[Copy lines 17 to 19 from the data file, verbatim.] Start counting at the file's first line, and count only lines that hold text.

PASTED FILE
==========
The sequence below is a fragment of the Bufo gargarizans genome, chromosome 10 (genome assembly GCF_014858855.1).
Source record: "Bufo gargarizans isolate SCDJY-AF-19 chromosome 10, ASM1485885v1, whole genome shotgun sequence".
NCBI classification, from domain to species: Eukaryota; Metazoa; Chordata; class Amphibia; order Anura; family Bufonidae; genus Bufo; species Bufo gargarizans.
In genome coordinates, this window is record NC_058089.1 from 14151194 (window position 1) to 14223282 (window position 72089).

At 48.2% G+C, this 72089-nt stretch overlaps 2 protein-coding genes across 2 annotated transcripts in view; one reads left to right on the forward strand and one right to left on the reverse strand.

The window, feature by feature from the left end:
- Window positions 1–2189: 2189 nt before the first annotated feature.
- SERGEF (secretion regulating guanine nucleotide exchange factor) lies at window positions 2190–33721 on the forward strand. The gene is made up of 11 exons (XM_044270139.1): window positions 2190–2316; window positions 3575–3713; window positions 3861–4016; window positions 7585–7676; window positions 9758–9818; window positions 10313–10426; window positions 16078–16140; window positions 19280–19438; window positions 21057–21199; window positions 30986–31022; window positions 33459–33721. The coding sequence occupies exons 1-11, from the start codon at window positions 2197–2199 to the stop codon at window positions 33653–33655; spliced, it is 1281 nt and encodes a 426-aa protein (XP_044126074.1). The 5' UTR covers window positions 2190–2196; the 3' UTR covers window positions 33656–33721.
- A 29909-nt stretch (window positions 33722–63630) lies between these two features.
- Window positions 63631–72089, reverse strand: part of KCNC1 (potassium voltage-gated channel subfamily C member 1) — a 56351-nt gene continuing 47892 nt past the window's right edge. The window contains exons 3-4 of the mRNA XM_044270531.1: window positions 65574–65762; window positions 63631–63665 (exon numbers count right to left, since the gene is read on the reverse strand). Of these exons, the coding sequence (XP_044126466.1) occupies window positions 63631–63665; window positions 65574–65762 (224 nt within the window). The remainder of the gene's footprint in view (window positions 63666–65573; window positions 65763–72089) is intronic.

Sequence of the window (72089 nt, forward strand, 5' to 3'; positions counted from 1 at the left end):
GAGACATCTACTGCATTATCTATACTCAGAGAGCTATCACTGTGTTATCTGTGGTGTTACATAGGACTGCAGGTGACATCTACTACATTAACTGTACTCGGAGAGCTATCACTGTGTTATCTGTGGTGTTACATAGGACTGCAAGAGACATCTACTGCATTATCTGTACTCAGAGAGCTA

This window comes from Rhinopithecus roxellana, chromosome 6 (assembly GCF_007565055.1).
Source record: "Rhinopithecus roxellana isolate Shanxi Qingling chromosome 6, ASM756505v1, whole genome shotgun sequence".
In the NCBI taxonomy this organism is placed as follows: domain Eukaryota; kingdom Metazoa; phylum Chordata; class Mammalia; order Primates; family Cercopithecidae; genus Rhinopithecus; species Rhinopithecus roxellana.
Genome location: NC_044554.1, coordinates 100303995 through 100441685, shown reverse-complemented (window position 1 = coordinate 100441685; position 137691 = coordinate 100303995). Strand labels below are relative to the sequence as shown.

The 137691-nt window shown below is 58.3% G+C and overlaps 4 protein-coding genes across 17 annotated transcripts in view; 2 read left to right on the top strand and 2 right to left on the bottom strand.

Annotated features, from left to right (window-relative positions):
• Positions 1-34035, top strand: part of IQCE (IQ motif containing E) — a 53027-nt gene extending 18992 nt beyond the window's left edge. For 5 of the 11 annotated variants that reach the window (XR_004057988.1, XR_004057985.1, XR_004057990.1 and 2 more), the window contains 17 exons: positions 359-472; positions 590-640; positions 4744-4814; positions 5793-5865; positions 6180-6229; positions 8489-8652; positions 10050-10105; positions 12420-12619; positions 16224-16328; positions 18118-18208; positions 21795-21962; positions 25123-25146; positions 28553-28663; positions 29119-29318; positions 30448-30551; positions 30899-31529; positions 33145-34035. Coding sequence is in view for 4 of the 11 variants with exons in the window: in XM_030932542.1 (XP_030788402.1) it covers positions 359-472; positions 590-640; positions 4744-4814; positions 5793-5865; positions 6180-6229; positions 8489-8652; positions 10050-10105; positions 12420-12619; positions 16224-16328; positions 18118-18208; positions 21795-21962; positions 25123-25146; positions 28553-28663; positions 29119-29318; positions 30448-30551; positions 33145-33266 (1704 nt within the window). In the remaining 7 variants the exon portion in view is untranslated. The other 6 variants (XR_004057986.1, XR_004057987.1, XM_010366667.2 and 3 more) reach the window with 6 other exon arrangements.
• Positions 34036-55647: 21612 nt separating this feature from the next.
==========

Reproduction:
The 137691-nt window shown below is 58.3% G+C and overlaps 4 protein-coding genes across 17 annotated transcripts in view; 2 read left to right on the top strand and 2 right to left on the bottom strand.

Annotated features, from left to right (window-relative positions):
• Positions 1-34035, top strand: part of IQCE (IQ motif containing E) — a 53027-nt gene extending 18992 nt beyond the window's left edge. For 5 of the 11 annotated variants that reach the window (XR_004057988.1, XR_004057985.1, XR_004057990.1 and 2 more), the window contains 17 exons: positions 359-472; positions 590-640; positions 4744-4814; positions 5793-5865; positions 6180-6229; positions 8489-8652; positions 10050-10105; positions 12420-12619; positions 16224-16328; positions 18118-18208; positions 21795-21962; positions 25123-25146; positions 28553-28663; positions 29119-29318; positions 30448-30551; positions 30899-31529; positions 33145-34035. Coding sequence is in view for 4 of the 11 variants with exons in the window: in XM_030932542.1 (XP_030788402.1) it covers positions 359-472; positions 590-640; positions 4744-4814; positions 5793-5865; positions 6180-6229; positions 8489-8652; positions 10050-10105; positions 12420-12619; positions 16224-16328; positions 18118-18208; positions 21795-21962; positions 25123-25146; positions 28553-28663; positions 29119-29318; positions 30448-30551; positions 33145-33266 (1704 nt within the window). In the remaining 7 variants the exon portion in view is untranslated. The other 6 variants (XR_004057986.1, XR_004057987.1, XM_010366667.2 and 3 more) reach the window with 6 other exon arrangements.